One year. That is all the time it took for a historic increase in drug overdoses across the United States. Through the monumental time period of 2019-2020 there has been a 30% increase in overdose deaths throughout the nation. 

Last year, West Virginia was in the lead for the number of fatal drug overdoses.  

Of the 1,275 fatal overdoses, 955 involved fentanyl. 

Jamie Evick, vice president of medical affairs at Reynolds Memorial Hospital, says that there has been an increase in patients coming in for overdoses, as well as seeking treatments through their Breakthrough program. 

“There’s several reasons that this happens. So, opioids is one of the biggest abused drugs. What we’re seeing is fentanyl, which is manufactured. It is much easier and much cheaper to make, so they are mixing the fentanyl with other drugs, so it’s becoming more lethal because the fentanyl is more toxic in smaller doses.”

Jamie Evick – Vice President of Medical Affairs for Reynolds Memorial Hospital

The CDC has just released a 2022 Vital Signs report documenting the overdose deaths by race and ethnicity between 2019-2020. In one year, overdose death rates most notably increased 44% for Black people, 39% for American Indian and Alaskan Native people, and 24% for white people.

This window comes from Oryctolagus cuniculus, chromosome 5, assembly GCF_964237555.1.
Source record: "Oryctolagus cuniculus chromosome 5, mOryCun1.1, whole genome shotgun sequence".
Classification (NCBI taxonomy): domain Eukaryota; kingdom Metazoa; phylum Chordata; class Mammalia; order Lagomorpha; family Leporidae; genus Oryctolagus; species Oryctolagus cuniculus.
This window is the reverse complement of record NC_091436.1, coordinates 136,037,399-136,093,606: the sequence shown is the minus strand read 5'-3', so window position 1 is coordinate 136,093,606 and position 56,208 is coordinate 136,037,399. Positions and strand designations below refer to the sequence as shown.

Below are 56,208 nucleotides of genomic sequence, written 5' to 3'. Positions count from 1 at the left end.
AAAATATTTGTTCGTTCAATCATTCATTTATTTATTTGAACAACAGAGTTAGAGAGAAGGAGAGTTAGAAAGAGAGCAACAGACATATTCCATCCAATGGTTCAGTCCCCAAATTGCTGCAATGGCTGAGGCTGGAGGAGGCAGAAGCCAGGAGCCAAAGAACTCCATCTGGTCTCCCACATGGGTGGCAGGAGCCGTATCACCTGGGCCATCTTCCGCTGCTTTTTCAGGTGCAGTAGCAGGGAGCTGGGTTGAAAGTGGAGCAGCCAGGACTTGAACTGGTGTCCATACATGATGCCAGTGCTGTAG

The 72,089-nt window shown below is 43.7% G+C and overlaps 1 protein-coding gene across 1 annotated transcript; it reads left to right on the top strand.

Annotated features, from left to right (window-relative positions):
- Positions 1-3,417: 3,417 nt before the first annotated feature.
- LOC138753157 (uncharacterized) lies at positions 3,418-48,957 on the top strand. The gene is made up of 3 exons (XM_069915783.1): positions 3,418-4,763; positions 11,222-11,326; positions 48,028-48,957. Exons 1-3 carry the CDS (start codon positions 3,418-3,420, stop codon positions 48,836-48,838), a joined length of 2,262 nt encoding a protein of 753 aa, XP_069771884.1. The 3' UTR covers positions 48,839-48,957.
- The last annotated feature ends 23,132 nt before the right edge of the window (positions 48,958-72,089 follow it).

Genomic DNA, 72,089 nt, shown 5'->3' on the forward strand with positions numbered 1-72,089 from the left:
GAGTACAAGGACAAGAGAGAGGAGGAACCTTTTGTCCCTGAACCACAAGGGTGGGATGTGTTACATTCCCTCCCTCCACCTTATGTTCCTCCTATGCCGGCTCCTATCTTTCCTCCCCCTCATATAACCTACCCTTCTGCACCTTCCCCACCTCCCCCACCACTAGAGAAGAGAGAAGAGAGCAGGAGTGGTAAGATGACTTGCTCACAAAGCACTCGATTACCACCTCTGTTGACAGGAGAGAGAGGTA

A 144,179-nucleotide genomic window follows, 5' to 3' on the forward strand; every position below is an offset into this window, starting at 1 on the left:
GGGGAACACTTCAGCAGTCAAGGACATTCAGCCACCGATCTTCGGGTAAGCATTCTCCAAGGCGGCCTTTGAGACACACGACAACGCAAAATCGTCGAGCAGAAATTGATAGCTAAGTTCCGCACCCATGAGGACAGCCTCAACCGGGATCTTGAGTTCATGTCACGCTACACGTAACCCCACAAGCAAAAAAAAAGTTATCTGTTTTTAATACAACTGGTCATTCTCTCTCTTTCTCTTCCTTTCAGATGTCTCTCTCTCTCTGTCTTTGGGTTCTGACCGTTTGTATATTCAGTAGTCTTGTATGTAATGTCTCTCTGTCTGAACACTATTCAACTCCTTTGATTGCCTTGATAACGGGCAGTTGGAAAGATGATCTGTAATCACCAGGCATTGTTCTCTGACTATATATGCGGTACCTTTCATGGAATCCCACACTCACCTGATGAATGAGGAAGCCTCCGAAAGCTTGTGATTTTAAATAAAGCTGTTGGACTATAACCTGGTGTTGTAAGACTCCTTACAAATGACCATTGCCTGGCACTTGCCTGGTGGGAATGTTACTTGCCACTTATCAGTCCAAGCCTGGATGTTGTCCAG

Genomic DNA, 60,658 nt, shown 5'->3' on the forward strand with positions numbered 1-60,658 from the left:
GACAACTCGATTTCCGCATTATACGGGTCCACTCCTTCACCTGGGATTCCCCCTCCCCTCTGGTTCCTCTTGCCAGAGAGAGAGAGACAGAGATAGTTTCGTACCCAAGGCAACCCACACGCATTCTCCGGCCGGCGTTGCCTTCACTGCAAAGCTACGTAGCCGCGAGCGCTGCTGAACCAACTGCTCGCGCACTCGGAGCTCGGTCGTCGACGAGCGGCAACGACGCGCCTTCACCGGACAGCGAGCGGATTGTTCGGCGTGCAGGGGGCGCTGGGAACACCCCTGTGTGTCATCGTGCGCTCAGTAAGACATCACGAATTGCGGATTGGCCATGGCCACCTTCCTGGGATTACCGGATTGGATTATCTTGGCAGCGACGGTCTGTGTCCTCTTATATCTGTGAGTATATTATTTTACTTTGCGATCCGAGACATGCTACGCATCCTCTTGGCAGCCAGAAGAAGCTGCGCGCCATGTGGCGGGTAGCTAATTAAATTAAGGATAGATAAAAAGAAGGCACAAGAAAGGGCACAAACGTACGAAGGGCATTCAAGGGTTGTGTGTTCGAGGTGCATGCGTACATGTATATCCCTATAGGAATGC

“Drug addiction knows no socioeconomic boundaries. It can affect anybody of any age, race, color, educational background.”

Jamie Evick – Vice President of Medical Affairs for Reynolds Memorial Hospital

The CDC Acting Principal Deputy Director Dr. Debra Houry, responds to these numbers by stating: 

“The increase in overdose deaths and widening disparities are alarming… Overdose deaths are preventable, and we must redouble our efforts to make overdose prevention a priority… Providing tailored tools and resources to combat overdose and address underlying risk factors will ultimately help reduce health disparities and save lives.” 

Dr. Debra Houry – CDC Acting Principal Deputy Director

Jamie says the Breakthrough program at Reynolds Memorial Hospital – a 3 day, controlled, inpatient stay – not only assists those withdrawing, but their families as well. 

“We become, you know, involved with the family with the patient and our concern is ‘What can we do after they are medically stable to prevent this from happening again?’ So, a lot of times we will involve behavioral health, we’ll get the Breakthrough Program involved, and we’ll make sure they are set up for outpatient follow-up when discharged.”

Jamie Evick – Vice President of Medical Affairs for Reynolds Memorial Hospital

If you or someone close to you needs help for a substance use disorder, talk to your doctor or call SAMHSA’s National Helpline at 1-800-662-HELP at the bottom of the screen, or go their website for more information.